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Demand For Natural Gas In 2050

November 7, 2019

By Paul Homewood

Pleased to see my letter in today’s Telegraph, along with another appropriate response to the ban on fracking:




Just to recap on the CCC’s projections, gas power generation (with CCS) is planned to be 151 TWh. This is an increase on last year’s figure of 119 TWh:


Projected hydrogen demand is less certain, given the uncertainties around the deployment of heat pumps, but could vary between 53-225 TWh.

Natural gas used for domestic heating is currently 309 TWh. However, the steam reforming process will waste some of the energy used, and more where CCS is involved. Therefore, at the top end of the range, demand for gas for hydrogen production will almost certainly be much higher than now.


  1. Phillip Bratby permalink
    November 7, 2019 7:33 pm

    Well done Paul. Of course you would never be allowed to tell the truth like this on the BBC or Channel 4. The likes of Harrabin ensure that the truth never appears on the BBC.

  2. jack broughton permalink
    November 7, 2019 8:07 pm

    What is especially concerning in the CCCs report is that they assume technologies can be developed that are as yet totally unproven at scale.

    Woeldwide hydrogen production and storage is on a much smaller scale than is needed to replace natural gas. CCS has a recent history as a failed technology (even before the storage side is considered) and the actual capital cost and efficiency of the process is not known at an acceptable accuracy. As a complex chemical plant, it is very unlikely that CCS will be suitable for peaking plants as in present CCGT usage on either cost or performance terms.

    But hey, what do facts matter when one is saving the world.

  3. Man at the Back permalink
    November 7, 2019 8:18 pm

    O/T – Sorry.

    It appears that the No Tricks Zone website is being diverted at the moment. My setup (BT Virus Protect etc). is blocking that diversion as a malicious site.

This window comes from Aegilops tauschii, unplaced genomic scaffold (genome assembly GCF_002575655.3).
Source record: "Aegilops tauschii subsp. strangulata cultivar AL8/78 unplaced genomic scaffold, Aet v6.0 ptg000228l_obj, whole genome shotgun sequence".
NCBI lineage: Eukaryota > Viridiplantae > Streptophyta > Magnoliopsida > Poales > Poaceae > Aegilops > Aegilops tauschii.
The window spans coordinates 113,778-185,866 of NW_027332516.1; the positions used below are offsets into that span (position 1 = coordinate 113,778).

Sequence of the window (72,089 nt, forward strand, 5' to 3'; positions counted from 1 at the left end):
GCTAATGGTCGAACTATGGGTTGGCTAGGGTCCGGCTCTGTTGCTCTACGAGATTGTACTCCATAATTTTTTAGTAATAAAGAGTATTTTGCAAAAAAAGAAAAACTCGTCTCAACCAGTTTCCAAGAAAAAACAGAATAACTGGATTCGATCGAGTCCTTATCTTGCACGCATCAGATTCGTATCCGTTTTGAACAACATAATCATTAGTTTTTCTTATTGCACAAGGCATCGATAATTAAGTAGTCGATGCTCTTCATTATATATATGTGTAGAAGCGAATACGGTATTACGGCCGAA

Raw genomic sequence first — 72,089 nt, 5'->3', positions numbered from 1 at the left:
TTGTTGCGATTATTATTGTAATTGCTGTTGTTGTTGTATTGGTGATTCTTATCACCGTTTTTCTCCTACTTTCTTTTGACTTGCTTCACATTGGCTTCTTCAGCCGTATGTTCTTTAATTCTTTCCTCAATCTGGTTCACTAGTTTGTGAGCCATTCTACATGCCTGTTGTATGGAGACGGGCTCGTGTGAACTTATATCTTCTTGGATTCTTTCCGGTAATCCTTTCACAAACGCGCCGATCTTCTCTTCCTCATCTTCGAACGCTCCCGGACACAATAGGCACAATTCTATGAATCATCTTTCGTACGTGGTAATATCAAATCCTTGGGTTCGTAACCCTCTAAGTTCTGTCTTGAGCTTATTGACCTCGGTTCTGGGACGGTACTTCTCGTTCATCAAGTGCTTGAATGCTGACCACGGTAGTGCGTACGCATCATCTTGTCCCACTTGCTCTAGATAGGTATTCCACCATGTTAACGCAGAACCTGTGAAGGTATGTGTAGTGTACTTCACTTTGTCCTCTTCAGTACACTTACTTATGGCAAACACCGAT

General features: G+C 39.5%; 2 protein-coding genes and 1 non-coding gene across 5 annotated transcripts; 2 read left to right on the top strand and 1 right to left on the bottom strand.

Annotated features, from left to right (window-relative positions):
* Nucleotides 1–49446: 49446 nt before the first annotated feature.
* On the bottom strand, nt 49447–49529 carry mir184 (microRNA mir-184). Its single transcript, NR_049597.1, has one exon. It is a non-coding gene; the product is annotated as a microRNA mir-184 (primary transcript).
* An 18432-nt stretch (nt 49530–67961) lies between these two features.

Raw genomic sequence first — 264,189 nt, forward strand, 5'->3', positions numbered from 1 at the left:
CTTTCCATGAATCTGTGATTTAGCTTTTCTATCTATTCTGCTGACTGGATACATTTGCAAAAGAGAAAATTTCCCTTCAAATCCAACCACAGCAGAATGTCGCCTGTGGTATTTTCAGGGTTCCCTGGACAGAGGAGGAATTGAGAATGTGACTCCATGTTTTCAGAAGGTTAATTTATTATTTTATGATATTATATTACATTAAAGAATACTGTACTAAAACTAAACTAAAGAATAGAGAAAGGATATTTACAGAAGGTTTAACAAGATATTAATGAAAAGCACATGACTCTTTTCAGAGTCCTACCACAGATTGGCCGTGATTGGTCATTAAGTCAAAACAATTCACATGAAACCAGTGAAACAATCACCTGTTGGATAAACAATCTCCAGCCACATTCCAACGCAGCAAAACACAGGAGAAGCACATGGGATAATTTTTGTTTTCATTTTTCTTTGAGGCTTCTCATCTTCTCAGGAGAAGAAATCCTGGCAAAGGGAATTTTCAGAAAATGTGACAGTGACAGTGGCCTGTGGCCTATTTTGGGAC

I am not sure how to make Pierre Gosselin aware of the fact?!

    • November 7, 2019 8:28 pm

      I get the same message

      I’ll email Pierre

      • Man at the Back permalink
        November 7, 2019 8:36 pm

        Thanks Paul.

      • Mike Jackson permalink
        November 8, 2019 10:55 am

        And me. From yesterday evening and ongoing.

      • mikewaite permalink
        November 8, 2019 11:29 am

        No problem using Firefox and Kaspersky Security. Off topic slightly, but there is an important discussion there, using recent literature, on the expected North Atlantic SST which will impact our weather here in the UK and make Govt decisions on natural gas critical for our future comfort (and wallets).

  4. Harry Passfield permalink
    November 7, 2019 8:31 pm

    What on earth is the point of taking a natural fuel, which works well enough for heating purposes in a well-established network – and converting it to another, which has huge costs in conversion of transport medium and network management – not to mention it’s power-factor due to NG to H conversion?

    • Mack permalink
      November 7, 2019 9:19 pm

      In a sane world Harry, there isn’t one. Welcome to the ‘Climate Emergency’, where virtue signalling insanity, with regards to energy policy, reigns supreme. Well, it does in the West anyway. Our Eastern friends are laughing their socks off at our suicidal desire to cripple our economies, livelihoods and, ultimately, our way of lives on the cradle of putting a sticking plaster on the planet. A planet that doesn’t give a s**t what we think anyway as history and geology have demonstrated time after time.

    • mwhite permalink
      November 8, 2019 4:47 pm

      “not to mention it’s power-factor due to NG to H conversion?” and not to mention the potency of the greenhouse gas, water vapour

    • Steve permalink
      November 9, 2019 11:13 am

      They are planning to run HGVs, shipping, industry, some backup generation, buses and heatpumps by linking a fuel cell to them. These cost about £14k at present.

  5. Phoenix44 permalink
    November 8, 2019 8:55 am

    I have often wondered what would end your hugely successful Western civilisation, and now we know – childish m, self-important Millenarinism driven by entitled, ignorant elites who cannot conceive of what their lives will be like when their policies are enacted.

    • Man at the Back permalink
      November 8, 2019 9:43 am

      Yes Phoenix, there you have it in a nutshell – except of course the Elites will be exempt from the effects of their policies for the masses, just like Soviet Russia or China in Mao’s days.

  6. Stonyground permalink
    November 8, 2019 10:13 am

    According to the radio ads, electricity demand is due to double by 2050. Fortunately if we all get a smart meter that will sort it without us having to build any extra capacity.

    • A man of no rank permalink
      November 8, 2019 4:51 pm

      In the near future, so I read, our electric cars will store all the energy required for peak demand – fed backwards through our (very) smart meters.
      Our cars store the excess electricity from the grid – perhaps from even more windmills – and the perenial peak demand problem has been solved. Two of the major benefits from smart meters.
      Taken from a four page advert in this weeks Daily Mail – so it must be true!